The Aeolus is a 426 foot long Navy Cable Layer and is resting in 120 feet of water with the highest decks at 85 feet. It was sunk as part of the artificial reef program in 1988. It is about 22 miles south of the Beaufort Inlet and 8 miles inshore of the U-352 and usually takes about an hour and a half to get to the site after leaving the inlet.
During the summer, the water temperature ranges from the upper 70's to the low 80's. Visibility averages 50 feet but can get up over a 100 feet. The Atlantic Sand Tiger shark is present in the spring and the fall. There are usually schools of amberjack swimming around the wreck as well as sea bass and tropical fish.
The Aeolus was originally was named the Turandot, an attack cargo vessel. Her primary duty was to transport troops home from the Pacific at the end of World War II. She made the two-week voyage many times until she was decommissioned in the early part of 1946 in Hampton Roads, Virginia. Her mane was removed from the Navy's list one year later and she sat in mothballs for the next seven years in the Reserve Fleet.
In the fall of 1954, she was brought out of mothballs and was put back into service as a navy cable layer. She was renamed Aeolus after the Greek god of the winds in May of 1955. She laid cable in the Atlantic and performed surveys in the West Indies, the Bahamas, and off of Charleston South Carolina. This tour lasted for eight months. After which, she was transferred to San Francisco to perform the same duties in the Pacific until 1986. After 42 years of service, she had logged 249,114 nautical miles. After leaving the Pacific, she returned to James River as part of the Reserve Fleet.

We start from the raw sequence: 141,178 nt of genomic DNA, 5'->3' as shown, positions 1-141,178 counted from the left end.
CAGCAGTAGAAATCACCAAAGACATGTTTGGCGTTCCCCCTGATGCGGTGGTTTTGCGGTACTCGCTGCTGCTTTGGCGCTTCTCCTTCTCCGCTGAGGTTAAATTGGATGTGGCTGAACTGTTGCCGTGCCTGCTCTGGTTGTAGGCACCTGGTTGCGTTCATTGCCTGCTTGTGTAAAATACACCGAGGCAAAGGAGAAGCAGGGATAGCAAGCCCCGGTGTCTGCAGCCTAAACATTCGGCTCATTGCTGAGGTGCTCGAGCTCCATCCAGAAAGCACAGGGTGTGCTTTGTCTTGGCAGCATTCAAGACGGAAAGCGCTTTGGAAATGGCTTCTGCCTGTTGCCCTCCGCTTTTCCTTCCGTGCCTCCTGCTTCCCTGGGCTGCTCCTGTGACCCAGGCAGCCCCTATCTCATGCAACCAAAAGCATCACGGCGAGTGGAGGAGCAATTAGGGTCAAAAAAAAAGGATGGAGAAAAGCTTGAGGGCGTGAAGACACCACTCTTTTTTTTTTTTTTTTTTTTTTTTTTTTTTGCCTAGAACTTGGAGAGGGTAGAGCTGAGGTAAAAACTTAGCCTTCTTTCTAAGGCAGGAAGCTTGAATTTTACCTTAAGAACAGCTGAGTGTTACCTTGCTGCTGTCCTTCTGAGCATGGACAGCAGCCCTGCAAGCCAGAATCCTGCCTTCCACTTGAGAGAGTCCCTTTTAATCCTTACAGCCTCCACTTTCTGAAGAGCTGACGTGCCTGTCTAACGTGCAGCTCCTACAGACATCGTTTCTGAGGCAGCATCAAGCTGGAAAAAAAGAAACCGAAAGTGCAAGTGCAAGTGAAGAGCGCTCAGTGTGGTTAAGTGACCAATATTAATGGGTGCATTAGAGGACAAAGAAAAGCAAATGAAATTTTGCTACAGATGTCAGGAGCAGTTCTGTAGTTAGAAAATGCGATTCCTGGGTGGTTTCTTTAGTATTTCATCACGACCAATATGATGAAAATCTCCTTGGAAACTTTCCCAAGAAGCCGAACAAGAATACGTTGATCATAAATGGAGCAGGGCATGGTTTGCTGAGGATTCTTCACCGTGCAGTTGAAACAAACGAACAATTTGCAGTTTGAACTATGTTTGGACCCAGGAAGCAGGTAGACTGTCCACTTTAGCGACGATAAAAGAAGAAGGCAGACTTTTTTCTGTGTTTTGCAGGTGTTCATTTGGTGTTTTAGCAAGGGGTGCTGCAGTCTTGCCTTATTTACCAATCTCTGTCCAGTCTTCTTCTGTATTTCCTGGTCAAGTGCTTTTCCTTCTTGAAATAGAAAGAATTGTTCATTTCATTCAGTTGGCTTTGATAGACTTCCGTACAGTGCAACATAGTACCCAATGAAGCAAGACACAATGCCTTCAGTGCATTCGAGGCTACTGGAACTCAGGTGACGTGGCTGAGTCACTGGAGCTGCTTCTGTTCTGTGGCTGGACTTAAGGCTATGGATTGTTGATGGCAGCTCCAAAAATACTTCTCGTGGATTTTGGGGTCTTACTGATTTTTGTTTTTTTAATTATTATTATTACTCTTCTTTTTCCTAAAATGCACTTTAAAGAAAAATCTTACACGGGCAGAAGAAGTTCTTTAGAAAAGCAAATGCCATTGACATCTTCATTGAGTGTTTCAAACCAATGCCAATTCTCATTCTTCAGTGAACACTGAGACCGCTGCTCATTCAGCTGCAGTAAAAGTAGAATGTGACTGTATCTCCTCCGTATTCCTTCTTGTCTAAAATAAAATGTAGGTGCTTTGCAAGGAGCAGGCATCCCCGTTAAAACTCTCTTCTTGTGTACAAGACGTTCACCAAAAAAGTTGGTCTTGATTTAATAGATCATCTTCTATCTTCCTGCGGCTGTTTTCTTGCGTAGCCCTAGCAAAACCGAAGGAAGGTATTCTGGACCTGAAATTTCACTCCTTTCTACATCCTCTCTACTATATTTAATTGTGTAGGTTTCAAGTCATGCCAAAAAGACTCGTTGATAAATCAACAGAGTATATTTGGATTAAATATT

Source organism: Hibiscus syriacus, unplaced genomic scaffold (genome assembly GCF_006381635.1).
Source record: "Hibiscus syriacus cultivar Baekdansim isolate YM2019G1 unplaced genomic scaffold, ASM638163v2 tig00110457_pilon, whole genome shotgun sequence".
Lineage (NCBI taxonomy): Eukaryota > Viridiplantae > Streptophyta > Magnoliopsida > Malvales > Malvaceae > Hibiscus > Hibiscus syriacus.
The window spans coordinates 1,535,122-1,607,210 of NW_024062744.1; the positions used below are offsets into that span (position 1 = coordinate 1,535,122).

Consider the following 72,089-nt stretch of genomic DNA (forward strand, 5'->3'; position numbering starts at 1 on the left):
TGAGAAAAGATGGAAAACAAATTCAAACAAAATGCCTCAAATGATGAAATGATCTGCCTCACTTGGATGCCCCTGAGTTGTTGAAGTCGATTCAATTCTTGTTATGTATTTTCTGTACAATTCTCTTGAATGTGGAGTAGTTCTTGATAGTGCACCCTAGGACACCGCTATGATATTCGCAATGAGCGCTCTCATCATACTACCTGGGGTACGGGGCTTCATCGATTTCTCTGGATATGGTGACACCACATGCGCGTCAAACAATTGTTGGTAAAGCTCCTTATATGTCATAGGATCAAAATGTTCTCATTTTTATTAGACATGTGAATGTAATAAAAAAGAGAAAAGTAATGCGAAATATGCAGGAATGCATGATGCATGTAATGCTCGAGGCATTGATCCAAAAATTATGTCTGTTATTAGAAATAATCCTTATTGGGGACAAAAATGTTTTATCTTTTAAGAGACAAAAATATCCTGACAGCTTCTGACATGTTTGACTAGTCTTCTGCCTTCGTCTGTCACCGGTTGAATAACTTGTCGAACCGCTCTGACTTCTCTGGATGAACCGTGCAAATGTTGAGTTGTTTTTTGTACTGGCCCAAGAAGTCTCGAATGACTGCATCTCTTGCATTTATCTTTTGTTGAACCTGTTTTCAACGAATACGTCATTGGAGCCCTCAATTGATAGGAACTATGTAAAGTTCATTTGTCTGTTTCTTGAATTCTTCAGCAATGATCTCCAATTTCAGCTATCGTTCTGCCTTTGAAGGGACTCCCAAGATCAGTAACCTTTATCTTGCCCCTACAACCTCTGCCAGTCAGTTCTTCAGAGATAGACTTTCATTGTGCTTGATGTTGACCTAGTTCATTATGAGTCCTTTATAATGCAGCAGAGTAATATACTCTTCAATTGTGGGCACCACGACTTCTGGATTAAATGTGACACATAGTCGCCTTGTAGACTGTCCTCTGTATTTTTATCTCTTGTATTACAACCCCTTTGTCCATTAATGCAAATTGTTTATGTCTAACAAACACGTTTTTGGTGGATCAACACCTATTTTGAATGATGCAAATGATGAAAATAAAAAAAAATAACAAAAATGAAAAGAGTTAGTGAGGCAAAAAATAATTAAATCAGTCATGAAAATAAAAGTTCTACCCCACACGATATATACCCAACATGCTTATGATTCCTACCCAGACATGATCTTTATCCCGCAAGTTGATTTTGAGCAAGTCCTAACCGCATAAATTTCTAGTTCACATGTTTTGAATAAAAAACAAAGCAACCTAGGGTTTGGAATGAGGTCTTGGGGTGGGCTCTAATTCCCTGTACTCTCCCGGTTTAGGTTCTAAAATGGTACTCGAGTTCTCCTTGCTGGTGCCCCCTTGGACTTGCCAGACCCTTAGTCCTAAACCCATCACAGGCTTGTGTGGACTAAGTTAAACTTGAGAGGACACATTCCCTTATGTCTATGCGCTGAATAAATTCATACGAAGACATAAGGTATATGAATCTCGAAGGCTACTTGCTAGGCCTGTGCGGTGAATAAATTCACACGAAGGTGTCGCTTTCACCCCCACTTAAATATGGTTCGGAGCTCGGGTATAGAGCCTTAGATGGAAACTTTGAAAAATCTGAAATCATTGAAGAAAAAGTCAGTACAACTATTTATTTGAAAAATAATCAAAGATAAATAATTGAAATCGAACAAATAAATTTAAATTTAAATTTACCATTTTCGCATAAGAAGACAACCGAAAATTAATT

In 1987, the Aeolus was transferred to the state of North Carolina to become part of the artificial reef program. After six moths of cutting, cleaning, and removal of doors and loose objects, she was ready for her new home on the seafloor. On July 29, 1988 the Aeolus was towed into position to take on her new role as an artificial reef. Once in place, 38 pounds of explosives were placed on the inside of her hull. When the explosives were detonated, 4, 2-foot holes were blown in the hull. Two of the charges on the port side were knocked loose before they were detonated, which caused the Aeolus to come to rest on her starboard side.
While the Aeolus was a nice wreck and visited by many divers, she had yet to reach her full potential as an artificial wreck. In September of 1996, Hurricane Fran passed over the Aeolus. Even at a depth of 120 feet, the churning waters affected her. As the first charters returned to the Aeolus after the hurricane, the wreck didn't return the signature she had always given. As the divers descended to the ocean floor, they saw a different wreck. The Aeolus was now in three pieces. The bow was still on its starboard side, the middle section was at a 60-degree angle, and the stern was completely upright. The wreck was also in an L-shape, instead of a straight line. Because of the breakage, the decks are more visible and the Aeolus is a much more interesting wreck.